Culture At Large

Why World Cup whining is blind to the beauty of sports

Jonathan Miles

The World Cup reaps its harvest in summertime. With each Cup, a fresh crop of fans spring from the earth like overnight mushrooms. Every fourth summer, flags and patriotic t-shirts and beach towels are snappily unfurled from dormancy. After the Olympics, this is the golden hour of international unfurling.

In addition to all the fair weather patriot-fans, the World Cup elicits its share of soccer critics, particularly in America. As a genuine (if backsliding) curmudgeon, I can relate to this phenomenon. Soccer critics find themselves facing north on a southbound hipster train, and in their distress they cry out to the Internet.

One critic is Stephen H. Webb. Five years ago Webb wrote in the Wall Street Journal that “Soccer is Ruining America.” Webb remains staunchly - indeed, heroically - anti-soccer, as he explains in a recent piece for Politico, “How Soccer is Un-American.”

In a somewhat joking way, Webb enumerates a long list of soccer’s abuses against nature. In Webb’s view, soccer contradicts the grain of optimistic American culture. He sees it as a dismal, tragic sport, invented by Samuel Beckett in some Prussian charnel house, smuggled across the moonlit Atlantic in dank steamer trunks and unleashed in Pandoran fashion on America’s unsuspecting families. Surprisingly, this line of reasoning gets Webb a lot of backlash.

Some of Webb’s argument depends on what is either ignorance or glibness about the history and nature of soccer. According to Slate, soccer actually had a thriving presence in American culture in the early 20th century. In the 1920s, the American Soccer League had plenty of fans, players of international repute and great success. But when the stock market crashed, soccer’s industrial infrastructure fell apart. Soccer failed to catch on in America because of the Great Depression, not because of some quintessential national inoculation against “tragic” sports.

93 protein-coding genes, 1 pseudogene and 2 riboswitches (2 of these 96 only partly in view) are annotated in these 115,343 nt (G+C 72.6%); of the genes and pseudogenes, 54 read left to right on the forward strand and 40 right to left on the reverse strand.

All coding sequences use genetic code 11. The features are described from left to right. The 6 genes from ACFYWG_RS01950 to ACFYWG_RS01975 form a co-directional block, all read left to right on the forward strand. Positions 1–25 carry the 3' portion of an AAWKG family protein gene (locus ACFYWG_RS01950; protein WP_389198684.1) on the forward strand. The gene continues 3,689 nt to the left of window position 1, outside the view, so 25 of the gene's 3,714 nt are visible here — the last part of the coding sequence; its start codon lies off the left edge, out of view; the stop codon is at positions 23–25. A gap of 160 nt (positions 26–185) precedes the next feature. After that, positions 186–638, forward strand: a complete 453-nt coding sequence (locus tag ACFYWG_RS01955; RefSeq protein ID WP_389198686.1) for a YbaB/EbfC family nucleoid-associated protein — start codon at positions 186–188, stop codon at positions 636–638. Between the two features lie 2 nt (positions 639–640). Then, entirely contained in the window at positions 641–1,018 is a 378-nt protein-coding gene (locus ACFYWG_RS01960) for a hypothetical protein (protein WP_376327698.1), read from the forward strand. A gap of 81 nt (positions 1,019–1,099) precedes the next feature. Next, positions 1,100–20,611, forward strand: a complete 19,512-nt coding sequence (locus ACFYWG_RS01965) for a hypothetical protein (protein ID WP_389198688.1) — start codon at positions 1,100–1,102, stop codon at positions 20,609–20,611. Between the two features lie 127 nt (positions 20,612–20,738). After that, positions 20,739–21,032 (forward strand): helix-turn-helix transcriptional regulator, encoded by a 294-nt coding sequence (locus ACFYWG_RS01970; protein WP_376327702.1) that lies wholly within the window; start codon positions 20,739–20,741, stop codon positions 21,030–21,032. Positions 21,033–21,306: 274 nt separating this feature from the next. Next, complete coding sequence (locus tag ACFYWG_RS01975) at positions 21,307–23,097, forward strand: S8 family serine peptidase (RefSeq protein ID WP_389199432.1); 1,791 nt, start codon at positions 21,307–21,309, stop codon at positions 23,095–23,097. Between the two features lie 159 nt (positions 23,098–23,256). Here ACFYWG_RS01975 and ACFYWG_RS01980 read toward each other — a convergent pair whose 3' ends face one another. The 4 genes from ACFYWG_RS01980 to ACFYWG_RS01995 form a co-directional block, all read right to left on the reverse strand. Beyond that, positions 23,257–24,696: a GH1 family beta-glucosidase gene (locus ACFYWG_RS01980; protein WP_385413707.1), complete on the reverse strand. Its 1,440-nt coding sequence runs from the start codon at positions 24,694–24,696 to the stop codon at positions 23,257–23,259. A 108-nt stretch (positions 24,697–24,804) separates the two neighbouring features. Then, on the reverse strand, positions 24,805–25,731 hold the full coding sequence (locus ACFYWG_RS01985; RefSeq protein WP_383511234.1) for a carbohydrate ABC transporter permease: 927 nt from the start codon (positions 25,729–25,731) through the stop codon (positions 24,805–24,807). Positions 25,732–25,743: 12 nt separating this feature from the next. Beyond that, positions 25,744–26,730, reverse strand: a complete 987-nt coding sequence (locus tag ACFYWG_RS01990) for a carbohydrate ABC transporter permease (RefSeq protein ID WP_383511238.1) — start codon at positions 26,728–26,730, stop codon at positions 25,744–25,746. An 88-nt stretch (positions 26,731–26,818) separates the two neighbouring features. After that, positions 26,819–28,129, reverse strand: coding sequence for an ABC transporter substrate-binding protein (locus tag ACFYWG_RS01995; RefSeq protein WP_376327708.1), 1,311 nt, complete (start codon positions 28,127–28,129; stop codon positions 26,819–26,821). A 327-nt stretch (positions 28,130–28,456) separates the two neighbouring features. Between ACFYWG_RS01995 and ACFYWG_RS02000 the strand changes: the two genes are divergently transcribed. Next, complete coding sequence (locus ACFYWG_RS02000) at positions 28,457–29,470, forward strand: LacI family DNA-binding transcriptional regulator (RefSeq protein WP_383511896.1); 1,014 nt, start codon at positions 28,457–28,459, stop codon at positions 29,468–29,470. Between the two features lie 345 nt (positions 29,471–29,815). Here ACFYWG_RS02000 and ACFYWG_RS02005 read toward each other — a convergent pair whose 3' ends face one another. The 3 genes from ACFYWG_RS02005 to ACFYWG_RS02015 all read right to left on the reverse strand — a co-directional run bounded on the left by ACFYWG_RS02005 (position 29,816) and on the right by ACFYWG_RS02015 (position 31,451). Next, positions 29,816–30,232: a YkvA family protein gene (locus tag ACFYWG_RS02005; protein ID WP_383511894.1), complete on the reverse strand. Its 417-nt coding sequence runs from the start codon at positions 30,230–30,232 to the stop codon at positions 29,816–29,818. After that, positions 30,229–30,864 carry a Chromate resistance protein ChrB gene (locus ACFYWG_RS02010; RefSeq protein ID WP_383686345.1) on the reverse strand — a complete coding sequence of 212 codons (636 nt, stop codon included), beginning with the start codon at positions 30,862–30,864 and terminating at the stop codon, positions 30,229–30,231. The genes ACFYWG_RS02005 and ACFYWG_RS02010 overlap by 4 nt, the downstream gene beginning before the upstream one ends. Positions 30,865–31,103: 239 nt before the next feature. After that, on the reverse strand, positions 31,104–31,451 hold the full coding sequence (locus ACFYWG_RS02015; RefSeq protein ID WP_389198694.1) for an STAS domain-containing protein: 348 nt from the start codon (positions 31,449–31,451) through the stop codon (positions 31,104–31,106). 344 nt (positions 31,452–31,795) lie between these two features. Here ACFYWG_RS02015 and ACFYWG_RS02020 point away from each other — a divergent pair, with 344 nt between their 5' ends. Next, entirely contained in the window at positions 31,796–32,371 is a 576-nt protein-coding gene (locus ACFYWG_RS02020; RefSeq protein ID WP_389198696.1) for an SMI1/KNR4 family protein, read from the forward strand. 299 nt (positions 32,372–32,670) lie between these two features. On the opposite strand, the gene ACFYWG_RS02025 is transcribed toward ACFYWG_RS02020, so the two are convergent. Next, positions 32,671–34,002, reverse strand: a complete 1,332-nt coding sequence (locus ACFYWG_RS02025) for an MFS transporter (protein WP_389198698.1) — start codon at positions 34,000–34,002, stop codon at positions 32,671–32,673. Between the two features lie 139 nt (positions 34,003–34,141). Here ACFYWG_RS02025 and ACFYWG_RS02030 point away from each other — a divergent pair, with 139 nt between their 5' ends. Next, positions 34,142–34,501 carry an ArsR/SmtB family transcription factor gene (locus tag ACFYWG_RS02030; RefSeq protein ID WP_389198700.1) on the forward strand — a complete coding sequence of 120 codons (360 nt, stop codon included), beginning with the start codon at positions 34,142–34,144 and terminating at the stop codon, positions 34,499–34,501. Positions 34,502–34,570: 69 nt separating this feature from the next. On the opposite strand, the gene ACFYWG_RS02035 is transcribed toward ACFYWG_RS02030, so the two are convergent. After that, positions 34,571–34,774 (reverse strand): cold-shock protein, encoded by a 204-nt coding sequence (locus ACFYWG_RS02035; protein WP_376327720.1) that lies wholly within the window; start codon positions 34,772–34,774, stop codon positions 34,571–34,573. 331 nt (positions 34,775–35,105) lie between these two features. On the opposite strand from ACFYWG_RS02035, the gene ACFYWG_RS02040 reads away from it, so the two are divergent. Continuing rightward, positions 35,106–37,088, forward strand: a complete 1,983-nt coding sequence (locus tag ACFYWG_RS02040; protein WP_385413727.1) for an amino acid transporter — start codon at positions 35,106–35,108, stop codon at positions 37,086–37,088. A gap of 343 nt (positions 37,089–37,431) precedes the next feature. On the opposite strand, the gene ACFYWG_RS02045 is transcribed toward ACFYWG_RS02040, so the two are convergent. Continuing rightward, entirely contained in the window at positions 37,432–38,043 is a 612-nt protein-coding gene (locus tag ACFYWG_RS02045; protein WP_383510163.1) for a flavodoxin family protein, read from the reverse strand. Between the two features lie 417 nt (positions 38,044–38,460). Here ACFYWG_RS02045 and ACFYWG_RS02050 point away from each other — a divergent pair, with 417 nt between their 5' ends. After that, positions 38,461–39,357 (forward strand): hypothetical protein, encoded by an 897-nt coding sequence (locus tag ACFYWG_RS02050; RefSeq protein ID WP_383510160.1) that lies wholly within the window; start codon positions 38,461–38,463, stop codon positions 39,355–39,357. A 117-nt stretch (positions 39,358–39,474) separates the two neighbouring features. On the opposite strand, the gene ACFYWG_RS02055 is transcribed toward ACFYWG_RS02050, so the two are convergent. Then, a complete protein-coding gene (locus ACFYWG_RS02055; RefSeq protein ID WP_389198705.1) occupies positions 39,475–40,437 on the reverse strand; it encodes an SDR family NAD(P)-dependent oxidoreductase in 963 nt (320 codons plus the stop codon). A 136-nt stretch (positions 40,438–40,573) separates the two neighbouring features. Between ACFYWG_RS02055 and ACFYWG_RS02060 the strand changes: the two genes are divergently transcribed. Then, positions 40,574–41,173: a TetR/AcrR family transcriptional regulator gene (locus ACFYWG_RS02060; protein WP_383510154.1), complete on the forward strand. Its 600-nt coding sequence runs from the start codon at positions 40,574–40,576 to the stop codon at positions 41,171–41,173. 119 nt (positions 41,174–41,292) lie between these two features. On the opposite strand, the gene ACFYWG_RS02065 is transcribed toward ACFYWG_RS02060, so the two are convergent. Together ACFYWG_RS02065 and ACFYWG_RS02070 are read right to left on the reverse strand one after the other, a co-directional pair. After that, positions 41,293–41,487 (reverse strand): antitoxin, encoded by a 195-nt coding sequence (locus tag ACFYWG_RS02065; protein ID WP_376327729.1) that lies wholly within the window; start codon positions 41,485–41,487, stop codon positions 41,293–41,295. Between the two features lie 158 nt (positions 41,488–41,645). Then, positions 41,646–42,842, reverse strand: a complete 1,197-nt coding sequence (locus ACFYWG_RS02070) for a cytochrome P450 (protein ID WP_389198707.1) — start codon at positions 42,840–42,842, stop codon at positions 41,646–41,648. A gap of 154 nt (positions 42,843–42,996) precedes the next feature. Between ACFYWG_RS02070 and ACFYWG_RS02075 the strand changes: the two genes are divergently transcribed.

It is a mistake to reduce sports to a cultural thermometer.

Webb’s analysis of soccer closely resembles a notorious 1996 essay in The Weekly Standard. Where Webb finds grim tragedy in soccer, Frank Cannon and Richard Lessner described the sport as a product of European nihilism, “a metaphor for the meaninglessness of life.”

Certainly, a culture’s taste in sports can reveal something of its character. Personally, I am increasingly troubled by the gladiatorial culture of the National Football League, and by the fact that so many people around me are untroubled.

But it is a mistake, I think, to reduce sports to a cultural thermometer. Before they are machines for profit, sources of personal meaning or indicators of cultural character, sports are games made for pleasure. And pleasure in what is beautiful never needs justification, despite the crooked human heart’s propensity to go astray in its pursuits. Last October, the United States men’s team beat Panama 3-2 in an unforgettable qualifier, scoring two late goals to save Mexico’s World Cup hopes at Panama’s expense. I was staggered by the scenes of American players crouching down to hug and console the devastated Panamanian players. Soccer is most beautiful when it is most humane.

The love of beauty implies latitude of being. All creatures experience the gap between what things are and what Christ calls them to be. Christ makes us free and encourages us - endows us with courage - to let that gap articulate itself. To say a sport is “about” this or that is to distrust Christ’s freedom as it is embodied in human culture-making. It is to torture creation into telling us what we want to hear.

The final word on what is and what can be belongs to Christ, not me. Let me not commandeer a monologue out of the polyphony of being. Let the World Cup speak.

Topics: Culture At Large, Arts & Leisure, Sports